Grace's Guide To British Industrial History

Registered UK Charity (No. 115342)

Grace's Guide is the leading source of historical information on industry and manufacturing in Britain. This web publication contains 147,919 pages of information and 233,587 images on early companies, their products and the people who designed and built them.

Grace's Guide is the leading source of historical information on industry and manufacturing in Britain. This web publication contains 147,919 pages of information and 233,587 images on early companies, their products and the people who designed and built them.

Arthur John Spencer

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Arthur John Spencer (1879-1934)


1934 Obituary [1]

ARTHUR JOHN SPENCER had been attached to the Science Museum, South Kensington for thirty-four years, and was responsible for the design and construction of a large number of new models and examples of mechanical devices. His work in the Science Museum was largely concerned with the development of the collections relating to marine engineering and aeronautics.

He was born in Portsmouth in 1879 and received his technical education at the Municipal Technical School, Portsmouth, and at the Royal Dockyard School.

In 1894 he entered the Royal Dockyard as an apprentice and served until 1899, in which year he obtained a National Scholarship, tenable for three years, at the Royal College of Science, London. In the same year he also took first place in the list of Whitworth Exhibitioners. Whilst at the Royal College of Science he obtained a Royal Scholarship, but resigned this in 1900 on being appointed assistant in the Machinery and Inventions Division of the Victoria and Albert Museum.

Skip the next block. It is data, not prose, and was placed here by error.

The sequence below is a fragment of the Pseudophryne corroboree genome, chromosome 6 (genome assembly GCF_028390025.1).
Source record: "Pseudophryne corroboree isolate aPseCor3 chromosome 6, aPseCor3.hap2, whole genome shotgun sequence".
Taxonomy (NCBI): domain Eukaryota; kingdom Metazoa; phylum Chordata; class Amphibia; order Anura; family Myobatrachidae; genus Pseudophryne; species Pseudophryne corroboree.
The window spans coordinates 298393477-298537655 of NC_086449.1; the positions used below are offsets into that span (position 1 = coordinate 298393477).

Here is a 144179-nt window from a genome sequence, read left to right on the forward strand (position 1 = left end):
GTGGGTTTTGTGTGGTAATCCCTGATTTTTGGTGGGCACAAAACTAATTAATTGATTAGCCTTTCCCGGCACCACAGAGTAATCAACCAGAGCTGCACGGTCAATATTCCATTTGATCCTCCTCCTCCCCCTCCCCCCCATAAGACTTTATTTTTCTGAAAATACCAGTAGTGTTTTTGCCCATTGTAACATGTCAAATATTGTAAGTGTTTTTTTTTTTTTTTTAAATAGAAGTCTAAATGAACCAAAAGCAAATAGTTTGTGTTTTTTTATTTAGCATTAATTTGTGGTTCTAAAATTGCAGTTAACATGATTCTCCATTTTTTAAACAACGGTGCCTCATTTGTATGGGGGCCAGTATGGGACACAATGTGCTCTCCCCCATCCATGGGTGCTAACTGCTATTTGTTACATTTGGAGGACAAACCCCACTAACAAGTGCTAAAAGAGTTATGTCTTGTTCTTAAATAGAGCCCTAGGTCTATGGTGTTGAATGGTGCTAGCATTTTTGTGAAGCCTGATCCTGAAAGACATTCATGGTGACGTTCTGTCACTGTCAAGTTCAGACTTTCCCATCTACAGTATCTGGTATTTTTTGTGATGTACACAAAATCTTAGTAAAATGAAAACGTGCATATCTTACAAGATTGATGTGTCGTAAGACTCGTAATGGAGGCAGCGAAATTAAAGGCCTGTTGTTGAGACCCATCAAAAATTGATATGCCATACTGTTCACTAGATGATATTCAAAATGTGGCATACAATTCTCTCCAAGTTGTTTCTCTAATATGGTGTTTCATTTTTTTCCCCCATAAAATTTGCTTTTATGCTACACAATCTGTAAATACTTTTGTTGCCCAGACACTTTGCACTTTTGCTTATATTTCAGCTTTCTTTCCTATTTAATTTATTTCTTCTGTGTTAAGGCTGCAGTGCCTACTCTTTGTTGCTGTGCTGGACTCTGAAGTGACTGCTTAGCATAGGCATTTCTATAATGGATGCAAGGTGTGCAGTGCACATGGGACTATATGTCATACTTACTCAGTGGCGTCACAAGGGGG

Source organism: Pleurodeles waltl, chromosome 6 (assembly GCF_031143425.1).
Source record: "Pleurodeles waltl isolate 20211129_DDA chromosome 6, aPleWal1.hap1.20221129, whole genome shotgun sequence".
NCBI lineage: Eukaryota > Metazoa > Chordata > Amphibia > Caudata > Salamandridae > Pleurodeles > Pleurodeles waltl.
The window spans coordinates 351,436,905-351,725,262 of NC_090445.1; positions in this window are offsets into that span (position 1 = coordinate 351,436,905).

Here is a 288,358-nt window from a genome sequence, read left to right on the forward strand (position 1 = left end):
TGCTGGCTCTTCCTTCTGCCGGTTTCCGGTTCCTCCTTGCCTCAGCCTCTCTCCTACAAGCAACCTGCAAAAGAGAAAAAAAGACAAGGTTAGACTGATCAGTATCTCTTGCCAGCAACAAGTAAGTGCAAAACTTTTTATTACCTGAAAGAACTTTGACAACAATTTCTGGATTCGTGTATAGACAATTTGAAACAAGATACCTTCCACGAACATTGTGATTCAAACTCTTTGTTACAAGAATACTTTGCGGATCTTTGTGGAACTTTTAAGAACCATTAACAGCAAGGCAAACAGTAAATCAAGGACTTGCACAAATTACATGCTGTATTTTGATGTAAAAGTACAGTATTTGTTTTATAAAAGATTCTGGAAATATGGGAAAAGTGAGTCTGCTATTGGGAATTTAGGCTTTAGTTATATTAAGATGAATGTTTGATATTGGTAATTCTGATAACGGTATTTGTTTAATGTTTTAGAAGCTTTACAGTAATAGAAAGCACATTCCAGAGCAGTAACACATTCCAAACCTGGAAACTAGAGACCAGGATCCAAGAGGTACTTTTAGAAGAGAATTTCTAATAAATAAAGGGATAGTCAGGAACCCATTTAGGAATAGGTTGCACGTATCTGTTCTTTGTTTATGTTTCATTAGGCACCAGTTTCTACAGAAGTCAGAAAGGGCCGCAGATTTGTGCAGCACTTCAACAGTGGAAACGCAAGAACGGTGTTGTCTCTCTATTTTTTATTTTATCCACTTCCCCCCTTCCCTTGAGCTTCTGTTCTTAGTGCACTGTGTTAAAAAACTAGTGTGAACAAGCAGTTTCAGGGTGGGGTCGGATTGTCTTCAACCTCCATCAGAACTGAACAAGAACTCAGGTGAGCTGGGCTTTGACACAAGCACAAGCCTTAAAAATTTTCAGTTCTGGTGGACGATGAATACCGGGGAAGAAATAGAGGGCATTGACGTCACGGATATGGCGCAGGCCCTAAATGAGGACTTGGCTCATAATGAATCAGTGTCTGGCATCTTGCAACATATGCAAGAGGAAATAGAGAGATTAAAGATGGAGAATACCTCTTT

In 1908 the division into the Science Museum and the Victoria and Albert Museum took place, and Mr. Spencer was automatically drafted to the former institution, in which he was promoted to first-class assistant in 1913.

From 1915 to 1919 he was lent to the Ministry of Munitions, where he acted first as assistant director of the Outside Engineering Branch in the Trench Warfare Department, in which capacity he was responsible for the manufacture and inspection of all trench warfare supplies, and later as assistant controller in the Disposals Board for whom he took charge of the disposal of ferrous material.

On his return to the Science Museum he was employed in the Industrial Engineering Division, to which he was appointed deputy keeper in 1926, a post which he held until his death on 8th June 1934.

He was elected an Associate Member of the Institution in 1907 and was transferred to Membership in 1921.


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